I dug out an old hard drive, and found photos and videos.
Watching them, it occurs to me that the advanced expression of Ashtanga postures and transitions are GREATLY aided by --- if not made possible by --- a thin, long body.
In 2005, we were staying at a hostel in Bangkok after 4 months in Mysore. The restaurant downstairs had raw, crunchy vegetables and oatmeal cooked in coconut milk. Fucking delish.
Tara filmed this, and Rowan was about 1 year old. Video is shite because camera was shite.
"If you cannot perform an [asana] at a level that has allowed your connective tissue to adapt to it, you have no business attempting anything harder."
I cannot recall where I cut this from --- probably a gymnastic forum? --- but it's an apt quote for Ashtanga people.
It's also a nice idea to approach the person with whom you practice to ask what they expect from you so you're not left wondering or guessing --- or, on a more complicated level, projecting onto them your lacks and your excesses.
Tim Miller revisited Portland this weekend. At one point he said, "Ashtanga is an edgy practice." Tim maintains injury is not inevitable. I am a little more sanguine about it, and to paraphrase Ido Portal, if you have a dedicated (movement) practice, the chance of injury is 100%.
Ashtanga is also challenging in that it is very easy to confuse a difficult postural practice with sadhana. It is easy to get sweaty and jump around and really push ourselves to our physical limits, yet sweaty extremes do not automatically equal sadhana --- or even paradoxically tapas. In fact a sweaty, a challenging postural sequence can be the opposite of yoga practice because it can be a distraction. All flash and no thunder. All show and no go. Big hat, little horse.
One strategy to look at the confusion of physical difficulty and discomfort with sadhana is to take an Ashtanga practice out of the Mysore room and back into the house.
A few weeks or months (or years!) of a home practice seems to me to chill people way out and force a look at a lot of oft-ignored questions, such as, "Why am I doing this?" "Do I still do it in this way with no one watching?" "Will I do this if no one is around to give me approval?" "Is it cheating if I don't do all the jump-backs?"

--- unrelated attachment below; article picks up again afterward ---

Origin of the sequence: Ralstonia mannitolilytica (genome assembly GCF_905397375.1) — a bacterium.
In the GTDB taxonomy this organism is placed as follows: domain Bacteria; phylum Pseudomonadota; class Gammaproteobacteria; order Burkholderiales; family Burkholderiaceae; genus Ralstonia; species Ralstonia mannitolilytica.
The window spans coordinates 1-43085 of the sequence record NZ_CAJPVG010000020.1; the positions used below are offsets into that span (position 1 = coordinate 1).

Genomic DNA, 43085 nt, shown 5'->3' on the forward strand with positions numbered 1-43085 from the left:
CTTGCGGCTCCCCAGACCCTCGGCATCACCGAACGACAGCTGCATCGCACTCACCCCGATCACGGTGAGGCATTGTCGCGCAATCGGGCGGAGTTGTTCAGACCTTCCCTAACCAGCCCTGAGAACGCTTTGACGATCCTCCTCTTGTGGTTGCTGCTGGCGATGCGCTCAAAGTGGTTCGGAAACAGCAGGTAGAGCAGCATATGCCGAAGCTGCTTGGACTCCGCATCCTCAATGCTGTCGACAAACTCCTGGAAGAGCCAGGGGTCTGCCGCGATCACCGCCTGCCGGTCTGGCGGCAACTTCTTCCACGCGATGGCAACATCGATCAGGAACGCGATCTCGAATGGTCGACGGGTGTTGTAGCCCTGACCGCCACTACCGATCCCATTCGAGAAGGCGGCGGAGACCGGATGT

I certainly don't do the practice in the same way at all when I'm at home, versus in a class, and the duration of home practice, done over time, can change the tenor quite a bit, and make it sweeter, lighter, certainly shorter in length, and often more of a yoga practice and less bodily mortification.
When done consistently, a home practice provides yatha tatha [yavata tatava], "as much, so much," as they say in Sanskrit. Just the right dose of practice!
I'm not saying anything new or extraordinary when I say that life is nothing but a series of relationships --- literally, matter itself is nothing but electrons relating to other electrons.
Patanjali expresses a similar idea in the Yoga Sutra when he talks about the gunas, which means threads or strands.
A fundamental and to me pleasing idea that Patanjali includes from the Samkhya tradition is the idea of the gunas, or threads, to which are assigned three different qualities --- sattva, tamas, rajas.
These are often typically translated as luminosity (sattva), dullness or inertia (tamas), and energy or excitation (rajas).
Life, and our experience of it, is seen as a constant cycling through these three conditions --- each quality arises, expresses itself fully, then decays into the next.
Casey Palmer from Near East Yoga once put it that the practice of Ashtanga is nothing but "gunas acting on gunas."
Our relationship to our experience of Yoga, and how it is expressed and practiced, will change over time. If we hang onto it, we cling to an idea of how it should be --- we ignore the present, enshrine the past, and disrespect evolution.
Yoga in this sense becomes a reclamation project --- as Paul McCartney says, "Get back to where you once belonged." --- a process of reclaiming both our own previous experiences as well as the imagined transcendent experiences of other Great Teachers.
In a body-based practice, clinging is one way we get hurt --- by re-enacting the forward bend from Friday-night led class, rather paying attention to the forward bend on Monday morning. Or by performing a transition the way I performed in a led class in Mysore, India, 10 years ago, versus a rainy Sunday in Portland.
A relationship with Ashtanga --- whether it's performing perfectly the individual series of Ashtanga Yoga or with practicing Ashtanga Yoga in general --- are gunas. It will change and is already changing.
Some people come, find the practice and stay for a short time. Some come for 9 months, a year. Some few come for decades.
Jason owns and directs Portland Ashtanga Yoga.